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Hurry Up and Wait

May 1, 2010

Clive Thompson in WSJ Books:

Like most white-collar workers, I often feel as if I write email nonstop. Every minute at my desk brings another message to deal with: an editor wondering about a deadline, a friend asking about lunch, weird quasi-spam from Facebook or Twitter.

But the truth is that email doesn’t actually dominate my life. When I look closely at my outbox, I can see that I write in sudden spurts—big blasts of messages followed by silence for hours and sometimes days. Yesterday, for example, I had a busy morning, cranking out 15 messages at around 10 and another 20 an hour later. But then all was quiet until late afternoon, when I suddenly cranked out an additional 16.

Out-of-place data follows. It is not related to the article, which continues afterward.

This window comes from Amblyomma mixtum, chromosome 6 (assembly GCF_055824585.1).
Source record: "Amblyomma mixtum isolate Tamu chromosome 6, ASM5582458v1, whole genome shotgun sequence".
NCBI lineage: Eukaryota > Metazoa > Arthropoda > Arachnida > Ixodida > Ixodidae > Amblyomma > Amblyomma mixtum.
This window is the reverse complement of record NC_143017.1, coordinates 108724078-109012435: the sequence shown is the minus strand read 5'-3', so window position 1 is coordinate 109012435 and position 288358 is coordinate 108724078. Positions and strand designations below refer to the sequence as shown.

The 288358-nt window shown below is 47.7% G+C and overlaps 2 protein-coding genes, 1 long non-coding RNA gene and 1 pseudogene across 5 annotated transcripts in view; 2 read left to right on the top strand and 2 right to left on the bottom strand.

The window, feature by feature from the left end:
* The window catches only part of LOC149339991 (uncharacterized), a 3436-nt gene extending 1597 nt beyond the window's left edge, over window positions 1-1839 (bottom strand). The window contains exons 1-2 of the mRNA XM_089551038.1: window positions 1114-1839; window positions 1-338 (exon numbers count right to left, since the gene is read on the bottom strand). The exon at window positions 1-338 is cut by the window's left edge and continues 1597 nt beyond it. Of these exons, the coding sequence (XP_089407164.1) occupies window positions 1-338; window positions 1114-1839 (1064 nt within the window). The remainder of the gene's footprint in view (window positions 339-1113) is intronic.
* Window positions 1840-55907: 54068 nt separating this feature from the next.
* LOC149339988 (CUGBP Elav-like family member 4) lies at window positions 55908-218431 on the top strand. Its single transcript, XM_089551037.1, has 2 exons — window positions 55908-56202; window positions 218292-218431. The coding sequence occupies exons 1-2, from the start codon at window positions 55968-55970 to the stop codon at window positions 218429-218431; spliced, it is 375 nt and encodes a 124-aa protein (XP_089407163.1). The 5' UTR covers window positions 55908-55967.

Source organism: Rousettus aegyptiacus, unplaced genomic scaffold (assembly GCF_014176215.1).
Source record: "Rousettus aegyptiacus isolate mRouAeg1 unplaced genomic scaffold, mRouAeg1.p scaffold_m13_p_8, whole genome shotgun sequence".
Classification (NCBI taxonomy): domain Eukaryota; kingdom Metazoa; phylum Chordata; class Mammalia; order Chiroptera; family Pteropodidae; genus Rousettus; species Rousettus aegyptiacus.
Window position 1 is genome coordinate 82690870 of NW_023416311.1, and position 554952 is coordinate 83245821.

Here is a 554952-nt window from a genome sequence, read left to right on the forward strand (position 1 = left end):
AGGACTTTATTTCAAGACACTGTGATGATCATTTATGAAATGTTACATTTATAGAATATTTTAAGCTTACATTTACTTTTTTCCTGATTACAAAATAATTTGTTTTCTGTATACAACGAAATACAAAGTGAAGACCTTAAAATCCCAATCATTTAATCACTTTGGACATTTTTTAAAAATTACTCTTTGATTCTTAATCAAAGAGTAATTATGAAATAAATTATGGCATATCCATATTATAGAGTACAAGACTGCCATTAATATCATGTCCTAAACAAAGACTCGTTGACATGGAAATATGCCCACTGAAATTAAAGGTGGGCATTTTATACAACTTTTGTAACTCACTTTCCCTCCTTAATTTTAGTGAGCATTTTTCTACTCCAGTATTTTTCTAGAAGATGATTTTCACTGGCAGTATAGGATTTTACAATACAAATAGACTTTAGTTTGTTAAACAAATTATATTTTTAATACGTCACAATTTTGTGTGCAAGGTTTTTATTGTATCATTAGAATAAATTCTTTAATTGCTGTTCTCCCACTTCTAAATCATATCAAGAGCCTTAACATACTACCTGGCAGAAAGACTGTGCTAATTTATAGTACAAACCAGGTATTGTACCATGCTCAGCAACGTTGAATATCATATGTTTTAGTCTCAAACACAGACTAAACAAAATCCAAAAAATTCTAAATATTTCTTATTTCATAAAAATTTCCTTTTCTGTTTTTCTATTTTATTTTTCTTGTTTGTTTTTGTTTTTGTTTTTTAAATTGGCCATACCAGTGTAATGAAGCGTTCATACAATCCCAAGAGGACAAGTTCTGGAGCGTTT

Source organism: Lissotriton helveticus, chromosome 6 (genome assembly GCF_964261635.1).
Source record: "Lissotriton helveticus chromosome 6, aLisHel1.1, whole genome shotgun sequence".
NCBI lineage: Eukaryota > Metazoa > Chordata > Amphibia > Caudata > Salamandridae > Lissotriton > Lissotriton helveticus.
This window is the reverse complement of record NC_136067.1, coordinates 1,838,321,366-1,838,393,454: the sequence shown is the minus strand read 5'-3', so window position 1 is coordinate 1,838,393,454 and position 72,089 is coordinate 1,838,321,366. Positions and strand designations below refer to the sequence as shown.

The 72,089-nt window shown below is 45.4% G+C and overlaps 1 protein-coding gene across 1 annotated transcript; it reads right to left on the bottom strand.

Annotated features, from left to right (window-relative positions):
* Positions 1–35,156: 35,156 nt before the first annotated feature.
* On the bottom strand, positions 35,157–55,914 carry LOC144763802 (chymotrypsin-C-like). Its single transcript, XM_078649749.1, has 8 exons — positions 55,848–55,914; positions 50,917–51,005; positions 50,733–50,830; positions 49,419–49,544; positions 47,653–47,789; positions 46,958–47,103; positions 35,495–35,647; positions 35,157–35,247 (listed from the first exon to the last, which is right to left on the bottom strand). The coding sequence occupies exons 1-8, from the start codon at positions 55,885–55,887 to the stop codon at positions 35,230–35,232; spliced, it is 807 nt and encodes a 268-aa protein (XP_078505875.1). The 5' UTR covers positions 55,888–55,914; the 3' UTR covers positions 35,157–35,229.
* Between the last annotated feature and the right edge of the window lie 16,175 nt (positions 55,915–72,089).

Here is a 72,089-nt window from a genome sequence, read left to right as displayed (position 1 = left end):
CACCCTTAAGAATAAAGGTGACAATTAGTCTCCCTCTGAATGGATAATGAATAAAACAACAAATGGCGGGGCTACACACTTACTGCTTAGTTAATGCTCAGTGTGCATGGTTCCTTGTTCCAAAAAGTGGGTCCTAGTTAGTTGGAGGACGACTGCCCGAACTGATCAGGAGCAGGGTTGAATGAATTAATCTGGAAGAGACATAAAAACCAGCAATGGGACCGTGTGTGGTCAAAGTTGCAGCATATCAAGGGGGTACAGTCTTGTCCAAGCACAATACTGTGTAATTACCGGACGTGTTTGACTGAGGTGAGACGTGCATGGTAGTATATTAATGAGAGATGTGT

It turns out that this pattern—explosions of activity, followed by quiet—are not just a personal quirk of mine. Odds are, you deal with your email in much the same way. According to Albert-László Barabási’s “Bursts,” this “bursty” pattern governs almost everything we do and even much of what happens in the natural world.

By now the promise of unveiling a “hidden side” behind everyday life—economics, career development, child-rearing, cooking, you name it—is a numbingly familiar trope. (What mystic subcurrent in contemporary American intellectual culture is so routinely thrilled with the concept that everything we do— everything!—conceals a secret, hidden side?) Nonetheless, Mr. Barabási, a pioneering scientist in the field of network theory, comes by the trope honestly. His research has genuinely exposed invisible trendlines that shape our world. [More]

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